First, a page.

The Blue Jays Social Media and Missed Opportunities

 

In a world where social media is key to the overall entertainment a team provides, the Toronto Blue Jays are lagging behind

 

Embed from Getty Images

 

If you’re a Blue Jays fan, or a fan of baseball no matter the team, social media plays an important role in fandom. Gone are the days of rushing to a television to watch the game, missing innings because of traffic, and the radio being the only other option to get the score and find out who did what and when.

 

Today, the platforms to keep up with teams are endless. Twitter, Facebook, Snapchat, Periscope to name a few, are popular interactive options for fans looking for real time experiences interacting with the teams they follow so closely. For the teams themselves, these are important tools to increase fan engagement and to increase a fan base. Many teams across the MLB have embraced this, realizing the changing dynamics of fan engagement and some are quite good at it. The question is, how does the Blue Jays organization stack up? Are they really using these tools effectively?

 

This season has been tough. The expectations for the Blue Jays was high, coming off of two seasons of postseason action, action that brought in throngs of new fans to the team. They were brought in by the excitement of winning baseball. With the Blue Jays having a less than ideal start, and a record of 11-20, keeping those new fans and keeping the dome filled has to be on the minds of the Blue Jays front office. With double digit losses already and it’s only the beginning of May, the excitement has to come from somewhere. This is where social media can, and should, pick up the slack.

 

If you are a Blue Jays twitter follower, you have seen the community of Blue Jays fans interact, and not just during game times but throughout the day. The comments, jokes, questions and memes flow at a constant rate and despite the obvious trolls that appear from time to time, it is a great place for fans to get news and have a laugh, or alternatively lament the goings on of their team.

 

Blue Jays social media has a unique opportunity to turn the excitement of the last few seasons and the many fans it attracted, to an excitement about the Blue Jays themselves. Unfortunately they haven’t quite capitalized on this opportunity as of yet. Blue Jays twitter was trolled a few weeks ago by the Angels twitter when they tweeted an “are you awake?” tweet in the wee hours of the morning in a long, extra inning pacific coast time zone game.Half hour later the Blue Jays responded…

 

 

Yes, it was after 3am, and the fans on the east coast who were still watching were waiting for that response and certainly breathed a sigh of relief when it finally came.

 

Maybe that was the turning point for Blue Jays twitter. There is no question it has been better of late, but is this it? Are there other fan engagements to be had through social media?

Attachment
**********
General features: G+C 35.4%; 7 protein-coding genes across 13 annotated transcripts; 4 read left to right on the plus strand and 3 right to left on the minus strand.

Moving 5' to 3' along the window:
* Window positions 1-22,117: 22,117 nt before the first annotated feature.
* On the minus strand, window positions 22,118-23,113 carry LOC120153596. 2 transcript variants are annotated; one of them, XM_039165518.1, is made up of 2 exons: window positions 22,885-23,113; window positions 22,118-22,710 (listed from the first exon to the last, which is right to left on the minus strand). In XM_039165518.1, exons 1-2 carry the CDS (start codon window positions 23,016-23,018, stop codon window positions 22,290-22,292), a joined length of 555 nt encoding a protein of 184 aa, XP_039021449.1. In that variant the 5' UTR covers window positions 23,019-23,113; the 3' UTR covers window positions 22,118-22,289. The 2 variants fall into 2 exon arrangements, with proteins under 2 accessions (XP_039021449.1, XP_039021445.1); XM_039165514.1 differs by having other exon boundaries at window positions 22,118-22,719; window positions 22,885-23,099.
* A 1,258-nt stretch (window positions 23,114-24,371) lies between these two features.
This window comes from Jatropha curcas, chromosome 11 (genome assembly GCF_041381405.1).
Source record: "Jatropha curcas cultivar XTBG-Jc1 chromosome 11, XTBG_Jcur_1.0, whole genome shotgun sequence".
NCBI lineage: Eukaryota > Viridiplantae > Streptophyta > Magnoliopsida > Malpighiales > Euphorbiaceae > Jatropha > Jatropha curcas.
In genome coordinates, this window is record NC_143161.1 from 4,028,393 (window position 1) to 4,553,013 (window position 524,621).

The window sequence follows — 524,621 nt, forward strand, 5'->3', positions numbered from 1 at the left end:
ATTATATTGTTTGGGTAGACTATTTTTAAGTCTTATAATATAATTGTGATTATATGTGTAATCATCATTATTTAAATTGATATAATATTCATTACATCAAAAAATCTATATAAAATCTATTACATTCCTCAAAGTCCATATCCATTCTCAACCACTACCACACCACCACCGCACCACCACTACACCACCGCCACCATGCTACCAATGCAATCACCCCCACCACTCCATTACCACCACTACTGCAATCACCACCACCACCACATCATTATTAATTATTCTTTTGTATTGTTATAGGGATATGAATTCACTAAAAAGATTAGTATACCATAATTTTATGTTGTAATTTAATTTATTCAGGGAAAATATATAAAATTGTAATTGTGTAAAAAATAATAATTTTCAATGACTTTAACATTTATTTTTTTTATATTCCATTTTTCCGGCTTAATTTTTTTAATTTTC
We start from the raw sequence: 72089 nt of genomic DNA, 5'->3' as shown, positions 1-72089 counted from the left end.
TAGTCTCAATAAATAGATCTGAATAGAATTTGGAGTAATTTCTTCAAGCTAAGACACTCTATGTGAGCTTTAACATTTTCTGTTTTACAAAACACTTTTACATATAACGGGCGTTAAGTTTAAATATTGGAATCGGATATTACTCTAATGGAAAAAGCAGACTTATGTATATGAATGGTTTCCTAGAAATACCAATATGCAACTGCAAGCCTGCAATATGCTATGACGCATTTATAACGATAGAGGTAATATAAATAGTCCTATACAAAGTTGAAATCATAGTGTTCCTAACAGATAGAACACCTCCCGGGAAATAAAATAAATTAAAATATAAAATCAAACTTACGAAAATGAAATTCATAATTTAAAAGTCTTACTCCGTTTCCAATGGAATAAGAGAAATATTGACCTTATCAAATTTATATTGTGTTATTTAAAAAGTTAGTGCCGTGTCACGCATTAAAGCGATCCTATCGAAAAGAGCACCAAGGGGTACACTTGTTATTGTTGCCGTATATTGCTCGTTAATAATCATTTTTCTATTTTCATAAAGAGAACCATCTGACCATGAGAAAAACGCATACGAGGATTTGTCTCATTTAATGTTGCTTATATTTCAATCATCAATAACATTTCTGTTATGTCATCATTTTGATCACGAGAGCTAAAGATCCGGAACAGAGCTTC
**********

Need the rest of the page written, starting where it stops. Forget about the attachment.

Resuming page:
The opportunity is there to make a great fan experience happen. Tweeting out lineups and game times are all fine and good but it’s the memes that make people laugh and get people talking, especially during off days when the absence of baseball is keenly felt. The Rockies twitter does this,

 

as does the Reds twitter,

 

and the Cubs twitter,

 

 

Maybe the Blue Jays should take a closer a look at the work of @atedaryl or @_rallycap and see how these interactions can amp up the fan base and provide much needed humour in a difficult season.

 

The gif work over at Blue Birds on the Third, by Ate Daryl is just awesome! Check out the latest HERE.

 

Blue Jays twitter is now becoming filled with commentary, pictures and memes. The problem is, the Blue Jays twitter handle needs a few lessons on fan interaction to truly become the tool the organization needs it to be.

 

In an age where attention is fleeting, the Blue Jays need to be better. They need to interact with their fans in a truly engaging way. Answering questions, tweeting greatest moments in between games, having player profile tweets, play of the game polls and contests etc. would go a long way in keeping fans who are losing interest in what is happening on the field continue to follow their team and learn more about them and the game.

 

In short, make the fans part of the game everyday, even in the offseason. Use that time to get fans excited about the upcoming season, give a glimpse of the player life outside the ballpark, showcase the charitable work and causes they support. Radio silence in this day and age shouldn’t happen. It’s time for @bluejays social media to rise and bring excitement to ward off the fall of the new fan. No one wants to go back to the days of a half empty dome, no one wants to face a financial inability to field a winning team. The opportunity is there, the window is open, what is left is for the Blue Jays to capitalize with a truly fan friendly engagement strategy.

 

 

 

*Featured Image Credit: C Stem- JFtC

 

 

 

 

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Catherine Stem is a Blue Jays fan and writer who has combined both of these great things by writing for Jays From the Couch. Through all the ups and downs of baseball, all aspects of the game are explored. Keeping a close eye on the Blue Jays Triple A team, the Buffalo Bisons has also become part of her make-up.

Catherine Stem

Catherine Stem is a Blue Jays fan and writer who has combined both of these great things by writing for Jays From the Couch. Through all the ups and downs of baseball, all aspects of the game are explored. Keeping a close eye on the Blue Jays Triple A team, the Buffalo Bisons has also become part of her make-up.